This article is part of a special Scroll reporting project: Gujarat’s ‘dhandho’ elections, exploring the state’s complex relationship between business and politics as it heads into elections.
To contribute to our reportage, click here.
In the winter of 2018, when the Statue of Unity – the tallest statue in the world – was thrown open to the public, Narendra Tadvi sensed an opportunity. A cotton farmer, he lives in Vasantpura, a village on the west bank of the Narmada river, a few kilometres from the statue.
“We had heard that the authorities would help us develop homestays in the villages,” he said. “So we thought maybe we will get some benefit from the tourists.”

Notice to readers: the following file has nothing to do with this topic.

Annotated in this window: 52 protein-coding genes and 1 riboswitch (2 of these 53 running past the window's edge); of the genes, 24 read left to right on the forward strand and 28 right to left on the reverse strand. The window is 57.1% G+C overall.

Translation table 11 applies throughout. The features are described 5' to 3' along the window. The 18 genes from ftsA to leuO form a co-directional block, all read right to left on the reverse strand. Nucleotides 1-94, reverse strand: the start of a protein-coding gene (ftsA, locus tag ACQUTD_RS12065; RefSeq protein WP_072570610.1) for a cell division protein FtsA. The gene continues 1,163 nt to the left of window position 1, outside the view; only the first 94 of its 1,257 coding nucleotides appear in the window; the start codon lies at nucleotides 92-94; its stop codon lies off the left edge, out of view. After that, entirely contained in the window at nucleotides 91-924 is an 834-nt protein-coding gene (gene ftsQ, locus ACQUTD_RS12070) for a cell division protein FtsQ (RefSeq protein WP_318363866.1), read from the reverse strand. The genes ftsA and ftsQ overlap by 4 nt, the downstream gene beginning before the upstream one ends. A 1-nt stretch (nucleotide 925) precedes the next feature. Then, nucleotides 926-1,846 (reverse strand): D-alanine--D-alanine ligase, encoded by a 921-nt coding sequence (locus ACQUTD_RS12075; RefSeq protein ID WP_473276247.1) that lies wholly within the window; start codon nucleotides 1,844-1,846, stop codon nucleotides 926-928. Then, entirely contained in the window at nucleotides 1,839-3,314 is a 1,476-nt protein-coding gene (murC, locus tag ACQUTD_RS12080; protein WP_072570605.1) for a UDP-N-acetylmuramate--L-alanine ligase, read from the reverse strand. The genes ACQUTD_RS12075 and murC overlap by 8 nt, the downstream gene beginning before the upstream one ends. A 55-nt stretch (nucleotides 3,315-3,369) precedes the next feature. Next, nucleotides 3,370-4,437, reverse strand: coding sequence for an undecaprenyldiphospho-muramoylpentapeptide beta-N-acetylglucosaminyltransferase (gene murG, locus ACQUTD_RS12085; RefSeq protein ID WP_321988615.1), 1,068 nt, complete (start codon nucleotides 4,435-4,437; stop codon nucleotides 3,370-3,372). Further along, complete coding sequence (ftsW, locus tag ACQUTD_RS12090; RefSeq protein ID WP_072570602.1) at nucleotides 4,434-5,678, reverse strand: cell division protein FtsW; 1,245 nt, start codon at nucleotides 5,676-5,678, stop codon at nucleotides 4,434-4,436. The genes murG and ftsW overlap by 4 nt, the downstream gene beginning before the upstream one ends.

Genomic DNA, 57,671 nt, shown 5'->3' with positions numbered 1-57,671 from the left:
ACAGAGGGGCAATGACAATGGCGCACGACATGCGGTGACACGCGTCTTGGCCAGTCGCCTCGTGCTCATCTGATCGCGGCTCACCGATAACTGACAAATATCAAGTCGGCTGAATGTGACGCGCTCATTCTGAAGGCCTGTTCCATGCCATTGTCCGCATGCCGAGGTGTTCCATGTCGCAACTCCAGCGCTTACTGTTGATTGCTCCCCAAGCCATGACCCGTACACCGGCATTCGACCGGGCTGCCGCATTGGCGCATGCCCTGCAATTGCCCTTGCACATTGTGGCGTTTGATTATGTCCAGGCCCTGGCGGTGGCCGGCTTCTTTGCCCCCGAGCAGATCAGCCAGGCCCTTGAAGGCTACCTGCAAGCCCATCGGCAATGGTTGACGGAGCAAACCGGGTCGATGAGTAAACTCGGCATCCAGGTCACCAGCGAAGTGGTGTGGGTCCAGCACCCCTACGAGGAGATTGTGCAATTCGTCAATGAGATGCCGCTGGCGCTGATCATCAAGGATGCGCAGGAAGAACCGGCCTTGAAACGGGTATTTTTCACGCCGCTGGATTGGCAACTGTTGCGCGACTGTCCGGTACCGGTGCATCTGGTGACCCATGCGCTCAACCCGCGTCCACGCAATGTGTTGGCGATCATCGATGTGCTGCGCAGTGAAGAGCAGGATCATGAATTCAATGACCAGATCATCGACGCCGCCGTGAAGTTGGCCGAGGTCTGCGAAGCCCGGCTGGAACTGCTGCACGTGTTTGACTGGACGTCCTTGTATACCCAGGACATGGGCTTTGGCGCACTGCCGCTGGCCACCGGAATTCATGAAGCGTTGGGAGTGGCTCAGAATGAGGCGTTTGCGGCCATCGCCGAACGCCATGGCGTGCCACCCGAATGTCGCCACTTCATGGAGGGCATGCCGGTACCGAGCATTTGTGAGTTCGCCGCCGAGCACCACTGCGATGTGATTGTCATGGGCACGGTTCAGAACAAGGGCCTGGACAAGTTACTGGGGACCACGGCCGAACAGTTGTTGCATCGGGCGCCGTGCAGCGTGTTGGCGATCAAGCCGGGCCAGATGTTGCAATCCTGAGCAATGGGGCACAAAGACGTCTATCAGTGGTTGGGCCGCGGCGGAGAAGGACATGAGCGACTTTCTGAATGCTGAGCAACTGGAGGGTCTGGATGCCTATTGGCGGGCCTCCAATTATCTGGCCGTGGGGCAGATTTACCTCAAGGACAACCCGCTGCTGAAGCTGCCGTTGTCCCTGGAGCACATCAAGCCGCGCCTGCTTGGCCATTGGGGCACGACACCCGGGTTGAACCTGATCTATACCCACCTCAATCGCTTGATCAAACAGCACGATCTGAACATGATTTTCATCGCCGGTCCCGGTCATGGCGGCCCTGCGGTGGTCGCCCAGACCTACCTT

Narendra Tadvi submitted a proposal for a small guesthouse to the Statue of Unity Area Development and Tourism Governance Authority that administers the statue and 21 villages in the vicinity, located in Gujarat’s Adivasi-dominated Narmada district.
But his plan was rejected, leaving him bitter. “You tell me how many Adivasi people have been allowed to make homestays,” he said. “We are deemed fit only to clean the dirt on the streets.”
Not living up to expectations
When Prime Minister Narendra Modi inaugurated the 182 metre-high statue of Sardar Vallabhai Patel, he had said “tourism activities would change the lives…